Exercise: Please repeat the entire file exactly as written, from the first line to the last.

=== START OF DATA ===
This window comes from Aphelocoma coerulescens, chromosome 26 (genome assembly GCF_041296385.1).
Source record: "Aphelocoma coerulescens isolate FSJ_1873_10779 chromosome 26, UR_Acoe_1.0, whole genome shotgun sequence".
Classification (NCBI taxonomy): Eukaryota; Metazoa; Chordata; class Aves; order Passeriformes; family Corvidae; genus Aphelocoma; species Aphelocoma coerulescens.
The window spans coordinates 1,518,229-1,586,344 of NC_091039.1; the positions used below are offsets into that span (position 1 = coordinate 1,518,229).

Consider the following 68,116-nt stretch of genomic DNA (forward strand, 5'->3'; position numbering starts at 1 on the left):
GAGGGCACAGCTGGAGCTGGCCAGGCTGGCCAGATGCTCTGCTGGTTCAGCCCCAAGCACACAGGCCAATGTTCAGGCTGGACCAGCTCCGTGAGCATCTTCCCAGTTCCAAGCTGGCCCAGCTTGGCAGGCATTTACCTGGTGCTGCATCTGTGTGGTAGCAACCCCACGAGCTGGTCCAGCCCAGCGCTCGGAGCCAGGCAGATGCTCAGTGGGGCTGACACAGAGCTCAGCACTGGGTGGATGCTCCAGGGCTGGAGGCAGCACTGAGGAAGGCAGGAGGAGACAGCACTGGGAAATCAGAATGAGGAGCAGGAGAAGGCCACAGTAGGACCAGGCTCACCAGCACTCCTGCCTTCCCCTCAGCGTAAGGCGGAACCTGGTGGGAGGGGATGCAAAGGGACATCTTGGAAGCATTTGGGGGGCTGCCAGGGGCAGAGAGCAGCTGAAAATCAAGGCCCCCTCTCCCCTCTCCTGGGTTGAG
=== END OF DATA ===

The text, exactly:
This window comes from Aphelocoma coerulescens, chromosome 26 (genome assembly GCF_041296385.1).
Source record: "Aphelocoma coerulescens isolate FSJ_1873_10779 chromosome 26, UR_Acoe_1.0, whole genome shotgun sequence".
Classification (NCBI taxonomy): Eukaryota; Metazoa; Chordata; class Aves; order Passeriformes; family Corvidae; genus Aphelocoma; species Aphelocoma coerulescens.
The window spans coordinates 1,518,229-1,586,344 of NC_091039.1; the positions used below are offsets into that span (position 1 = coordinate 1,518,229).

Consider the following 68,116-nt stretch of genomic DNA (forward strand, 5'->3'; position numbering starts at 1 on the left):
GAGGGCACAGCTGGAGCTGGCCAGGCTGGCCAGATGCTCTGCTGGTTCAGCCCCAAGCACACAGGCCAATGTTCAGGCTGGACCAGCTCCGTGAGCATCTTCCCAGTTCCAAGCTGGCCCAGCTTGGCAGGCATTTACCTGGTGCTGCATCTGTGTGGTAGCAACCCCACGAGCTGGTCCAGCCCAGCGCTCGGAGCCAGGCAGATGCTCAGTGGGGCTGACACAGAGCTCAGCACTGGGTGGATGCTCCAGGGCTGGAGGCAGCACTGAGGAAGGCAGGAGGAGACAGCACTGGGAAATCAGAATGAGGAGCAGGAGAAGGCCACAGTAGGACCAGGCTCACCAGCACTCCTGCCTTCCCCTCAGCGTAAGGCGGAACCTGGTGGGAGGGGATGCAAAGGGACATCTTGGAAGCATTTGGGGGGCTGCCAGGGGCAGAGAGCAGCTGAAAATCAAGGCCCCCTCTCCCCTCTCCTGGGTTGAG